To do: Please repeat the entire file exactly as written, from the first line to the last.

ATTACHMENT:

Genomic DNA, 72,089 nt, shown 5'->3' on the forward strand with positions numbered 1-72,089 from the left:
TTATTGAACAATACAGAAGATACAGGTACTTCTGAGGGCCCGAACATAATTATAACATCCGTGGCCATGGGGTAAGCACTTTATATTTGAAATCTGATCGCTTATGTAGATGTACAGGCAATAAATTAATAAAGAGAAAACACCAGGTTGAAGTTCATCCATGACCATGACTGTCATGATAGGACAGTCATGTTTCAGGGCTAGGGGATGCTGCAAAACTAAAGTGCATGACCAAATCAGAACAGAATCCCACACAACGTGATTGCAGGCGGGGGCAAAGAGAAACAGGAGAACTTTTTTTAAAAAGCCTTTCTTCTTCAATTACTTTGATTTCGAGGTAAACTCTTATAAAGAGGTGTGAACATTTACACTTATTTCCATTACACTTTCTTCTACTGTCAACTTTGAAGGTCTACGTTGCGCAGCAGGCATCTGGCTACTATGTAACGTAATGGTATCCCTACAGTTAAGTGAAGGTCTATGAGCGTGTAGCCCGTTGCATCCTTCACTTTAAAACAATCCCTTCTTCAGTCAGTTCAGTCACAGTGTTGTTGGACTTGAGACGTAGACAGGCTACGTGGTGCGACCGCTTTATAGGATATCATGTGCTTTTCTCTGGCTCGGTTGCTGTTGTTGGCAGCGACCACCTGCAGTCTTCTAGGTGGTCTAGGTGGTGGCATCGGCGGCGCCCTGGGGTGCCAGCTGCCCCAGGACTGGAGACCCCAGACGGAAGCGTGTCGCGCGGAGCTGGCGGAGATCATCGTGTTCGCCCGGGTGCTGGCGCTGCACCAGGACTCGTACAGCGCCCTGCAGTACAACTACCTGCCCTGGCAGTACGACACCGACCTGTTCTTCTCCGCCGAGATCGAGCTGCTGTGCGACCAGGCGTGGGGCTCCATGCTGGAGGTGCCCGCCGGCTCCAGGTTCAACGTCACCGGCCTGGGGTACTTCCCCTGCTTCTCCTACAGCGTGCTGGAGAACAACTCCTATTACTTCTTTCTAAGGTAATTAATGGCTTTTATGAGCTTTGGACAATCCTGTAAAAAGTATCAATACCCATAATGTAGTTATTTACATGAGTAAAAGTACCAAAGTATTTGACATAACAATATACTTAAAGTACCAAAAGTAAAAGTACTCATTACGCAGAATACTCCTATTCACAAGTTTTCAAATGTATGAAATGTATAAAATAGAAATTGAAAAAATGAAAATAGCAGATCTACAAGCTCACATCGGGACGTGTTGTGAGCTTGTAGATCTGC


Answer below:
Genomic DNA, 72,089 nt, shown 5'->3' on the forward strand with positions numbered 1-72,089 from the left:
TTATTGAACAATACAGAAGATACAGGTACTTCTGAGGGCCCGAACATAATTATAACATCCGTGGCCATGGGGTAAGCACTTTATATTTGAAATCTGATCGCTTATGTAGATGTACAGGCAATAAATTAATAAAGAGAAAACACCAGGTTGAAGTTCATCCATGACCATGACTGTCATGATAGGACAGTCATGTTTCAGGGCTAGGGGATGCTGCAAAACTAAAGTGCATGACCAAATCAGAACAGAATCCCACACAACGTGATTGCAGGCGGGGGCAAAGAGAAACAGGAGAACTTTTTTTAAAAAGCCTTTCTTCTTCAATTACTTTGATTTCGAGGTAAACTCTTATAAAGAGGTGTGAACATTTACACTTATTTCCATTACACTTTCTTCTACTGTCAACTTTGAAGGTCTACGTTGCGCAGCAGGCATCTGGCTACTATGTAACGTAATGGTATCCCTACAGTTAAGTGAAGGTCTATGAGCGTGTAGCCCGTTGCATCCTTCACTTTAAAACAATCCCTTCTTCAGTCAGTTCAGTCACAGTGTTGTTGGACTTGAGACGTAGACAGGCTACGTGGTGCGACCGCTTTATAGGATATCATGTGCTTTTCTCTGGCTCGGTTGCTGTTGTTGGCAGCGACCACCTGCAGTCTTCTAGGTGGTCTAGGTGGTGGCATCGGCGGCGCCCTGGGGTGCCAGCTGCCCCAGGACTGGAGACCCCAGACGGAAGCGTGTCGCGCGGAGCTGGCGGAGATCATCGTGTTCGCCCGGGTGCTGGCGCTGCACCAGGACTCGTACAGCGCCCTGCAGTACAACTACCTGCCCTGGCAGTACGACACCGACCTGTTCTTCTCCGCCGAGATCGAGCTGCTGTGCGACCAGGCGTGGGGCTCCATGCTGGAGGTGCCCGCCGGCTCCAGGTTCAACGTCACCGGCCTGGGGTACTTCCCCTGCTTCTCCTACAGCGTGCTGGAGAACAACTCCTATTACTTCTTTCTAAGGTAATTAATGGCTTTTATGAGCTTTGGACAATCCTGTAAAAAGTATCAATACCCATAATGTAGTTATTTACATGAGTAAAAGTACCAAAGTATTTGACATAACAATATACTTAAAGTACCAAAAGTAAAAGTACTCATTACGCAGAATACTCCTATTCACAAGTTTTCAAATGTATGAAATGTATAAAATAGAAATTGAAAAAATGAAAATAGCAGATCTACAAGCTCACATCGGGACGTGTTGTGAGCTTGTAGATCTGC